Original Research ARTICLE
Genetic Vulnerability to Experiencing Child Maltreatment
- 1Åbo Akademi University, Finland
- 2Institute for Behavioral Genetics, University of Colorado Boulder, United States
- 3NYU Shanghai, China
Although biological factors may influence the risk of experiencing negative life events, the role of genes in the vulnerability to child victimization remains poorly understood. In a large population-based Finnish sample (N = 13024), we retrospectively measured multiple experiences of child victimization and, in a subsample of twins (n = 9562), we estimated the extent to which genetic and environmental factors influenced these experiences. In particular, we investigated whether genetic and environmental influences varied depending on the type of child victimization, the genetic relatedness with the perpetrator, and the sex of the victim. Our quantitative genetic analyses supported the presence of both genetic and environmental influences on the occurrence and co-occurrence of child abuse and neglect. We also identified one common etiological pathway underlying multiple child victimizations, and, after accounting for this common etiology, we singled out risk factors specific to sexual abuse. Environmental factors shared and nonshared between twins raised together influenced the risk of victimization by genetically related and unrelated perpetrators respectively. Furthermore, we estimated sex differences in the etiology of emotional and sexual victimization, including larger unshared environmental influences for men and sex-limited genetic effects for women. These findings can inform child protection as they contribute to explaining why certain individuals are at increased risk of experiencing one or more types of child maltreatment.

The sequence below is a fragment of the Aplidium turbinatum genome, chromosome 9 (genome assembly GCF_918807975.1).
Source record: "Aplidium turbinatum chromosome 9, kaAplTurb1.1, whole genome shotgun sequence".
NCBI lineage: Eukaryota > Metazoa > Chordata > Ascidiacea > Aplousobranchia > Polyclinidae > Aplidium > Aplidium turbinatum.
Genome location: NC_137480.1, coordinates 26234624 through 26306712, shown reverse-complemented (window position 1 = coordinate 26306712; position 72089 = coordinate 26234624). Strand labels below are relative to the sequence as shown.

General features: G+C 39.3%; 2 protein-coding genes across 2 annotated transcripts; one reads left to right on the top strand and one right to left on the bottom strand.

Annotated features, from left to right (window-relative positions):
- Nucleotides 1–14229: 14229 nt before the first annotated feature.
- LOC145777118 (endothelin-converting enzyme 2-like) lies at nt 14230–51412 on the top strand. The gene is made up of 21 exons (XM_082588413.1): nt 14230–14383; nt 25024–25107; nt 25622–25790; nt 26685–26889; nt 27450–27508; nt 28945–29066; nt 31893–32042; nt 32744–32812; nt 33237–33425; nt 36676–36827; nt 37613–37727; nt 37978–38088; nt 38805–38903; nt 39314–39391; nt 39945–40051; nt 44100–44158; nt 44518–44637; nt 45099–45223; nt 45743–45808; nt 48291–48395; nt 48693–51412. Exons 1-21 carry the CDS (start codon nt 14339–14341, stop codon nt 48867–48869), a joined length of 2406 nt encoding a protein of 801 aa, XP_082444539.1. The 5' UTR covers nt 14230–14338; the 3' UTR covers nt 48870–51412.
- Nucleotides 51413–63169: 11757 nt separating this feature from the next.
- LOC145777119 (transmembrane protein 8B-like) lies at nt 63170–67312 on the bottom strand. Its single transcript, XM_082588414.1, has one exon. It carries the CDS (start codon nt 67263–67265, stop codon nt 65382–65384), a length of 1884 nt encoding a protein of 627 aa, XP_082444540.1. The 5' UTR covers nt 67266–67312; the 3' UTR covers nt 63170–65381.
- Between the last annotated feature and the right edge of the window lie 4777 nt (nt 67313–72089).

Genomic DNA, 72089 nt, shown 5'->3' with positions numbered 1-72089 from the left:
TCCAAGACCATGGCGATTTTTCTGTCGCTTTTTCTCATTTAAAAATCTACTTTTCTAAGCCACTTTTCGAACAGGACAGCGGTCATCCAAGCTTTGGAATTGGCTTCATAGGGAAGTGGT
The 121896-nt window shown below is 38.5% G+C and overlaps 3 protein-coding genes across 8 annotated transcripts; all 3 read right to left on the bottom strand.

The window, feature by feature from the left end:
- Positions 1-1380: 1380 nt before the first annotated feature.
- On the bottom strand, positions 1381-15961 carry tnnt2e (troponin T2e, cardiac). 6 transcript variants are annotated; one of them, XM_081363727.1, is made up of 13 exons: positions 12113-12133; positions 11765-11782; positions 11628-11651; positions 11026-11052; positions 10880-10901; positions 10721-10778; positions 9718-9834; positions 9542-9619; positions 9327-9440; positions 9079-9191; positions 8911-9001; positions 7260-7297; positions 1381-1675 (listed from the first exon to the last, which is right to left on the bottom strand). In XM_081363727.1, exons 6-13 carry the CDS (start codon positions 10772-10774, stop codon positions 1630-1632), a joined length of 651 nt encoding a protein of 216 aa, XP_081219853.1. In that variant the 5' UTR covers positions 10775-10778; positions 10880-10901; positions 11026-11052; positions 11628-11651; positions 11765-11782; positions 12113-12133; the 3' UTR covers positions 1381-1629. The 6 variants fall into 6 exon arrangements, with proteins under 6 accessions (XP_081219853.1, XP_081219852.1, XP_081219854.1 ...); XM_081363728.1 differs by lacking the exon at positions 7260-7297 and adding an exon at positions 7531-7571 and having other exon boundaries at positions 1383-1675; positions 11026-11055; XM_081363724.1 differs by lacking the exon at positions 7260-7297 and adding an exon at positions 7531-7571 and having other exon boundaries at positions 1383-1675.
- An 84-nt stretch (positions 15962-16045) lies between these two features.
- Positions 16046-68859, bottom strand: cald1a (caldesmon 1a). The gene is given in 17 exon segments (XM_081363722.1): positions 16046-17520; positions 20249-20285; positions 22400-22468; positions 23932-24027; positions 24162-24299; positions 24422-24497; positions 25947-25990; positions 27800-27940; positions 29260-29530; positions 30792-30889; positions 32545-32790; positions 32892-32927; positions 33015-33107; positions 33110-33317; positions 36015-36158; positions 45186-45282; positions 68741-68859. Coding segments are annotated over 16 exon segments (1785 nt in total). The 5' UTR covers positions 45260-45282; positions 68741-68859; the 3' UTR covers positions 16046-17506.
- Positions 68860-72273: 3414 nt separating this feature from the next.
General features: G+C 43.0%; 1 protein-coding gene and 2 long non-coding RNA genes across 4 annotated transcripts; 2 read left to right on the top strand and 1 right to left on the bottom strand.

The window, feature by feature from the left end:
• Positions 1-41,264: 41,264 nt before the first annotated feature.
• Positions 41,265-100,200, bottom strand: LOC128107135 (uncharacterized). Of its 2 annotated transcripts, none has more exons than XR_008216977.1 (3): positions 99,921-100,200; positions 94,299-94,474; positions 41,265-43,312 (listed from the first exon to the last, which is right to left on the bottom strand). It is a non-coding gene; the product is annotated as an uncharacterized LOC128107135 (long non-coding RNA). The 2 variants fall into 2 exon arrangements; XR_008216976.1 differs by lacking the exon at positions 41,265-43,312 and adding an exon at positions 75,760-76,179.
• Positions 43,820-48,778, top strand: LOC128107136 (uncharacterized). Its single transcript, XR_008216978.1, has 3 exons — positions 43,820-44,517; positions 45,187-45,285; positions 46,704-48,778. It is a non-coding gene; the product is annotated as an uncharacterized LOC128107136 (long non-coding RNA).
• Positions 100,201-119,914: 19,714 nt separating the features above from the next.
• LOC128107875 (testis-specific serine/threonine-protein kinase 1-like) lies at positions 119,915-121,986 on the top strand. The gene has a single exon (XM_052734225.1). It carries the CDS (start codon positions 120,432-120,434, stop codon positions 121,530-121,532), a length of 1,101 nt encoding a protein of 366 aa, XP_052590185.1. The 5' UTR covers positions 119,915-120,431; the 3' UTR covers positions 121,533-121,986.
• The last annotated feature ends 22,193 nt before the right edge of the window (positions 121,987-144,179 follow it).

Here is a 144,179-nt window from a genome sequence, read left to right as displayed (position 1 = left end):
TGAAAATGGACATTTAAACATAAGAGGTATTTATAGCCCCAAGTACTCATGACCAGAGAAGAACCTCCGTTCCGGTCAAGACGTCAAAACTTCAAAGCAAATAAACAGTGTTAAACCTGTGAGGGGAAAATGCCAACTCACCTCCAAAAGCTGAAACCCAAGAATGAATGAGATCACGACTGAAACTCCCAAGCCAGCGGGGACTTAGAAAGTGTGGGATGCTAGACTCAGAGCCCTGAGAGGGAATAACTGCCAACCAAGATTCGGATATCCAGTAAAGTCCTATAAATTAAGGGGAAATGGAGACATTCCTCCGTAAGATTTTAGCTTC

Keywords: Child victimization, Gene-environment correlations (rGE), sex differences, child sexual abuse (CSA), Child maltreatment [CM], Adverse childhood experiences (ACEs), Heritability (H), Genetics, Child emotional abuse, Child physical abuse, neglect, physical neglect, emotional neglect, genetic correlations, Multiple victimization, Intrafamilial abuse, Extrafamilial abuse
Received: 24 Apr 2019;
Accepted: 15 Aug 2019.
Edited by:Michelle Luciano, University of Edinburgh, United Kingdom
Reviewed by:Brad Verhulst, Texas A&M University, United States
Lisabeth F. DiLalla, Southern Illinois University Carbondale, United States
Copyright: © 2019 Pezzoli, Antfolk, Hatoum and Santtila. This is an open-access article distributed under the terms of the Creative Commons Attribution License (CC BY). The use, distribution or reproduction in other forums is permitted, provided the original author(s) and the copyright owner(s) are credited and that the original publication in this journal is cited, in accordance with accepted academic practice. No use, distribution or reproduction is permitted which does not comply with these terms.
* Correspondence: Mx. Patrizia Pezzoli, Åbo Akademi University, Turku, Finland, firstname.lastname@example.org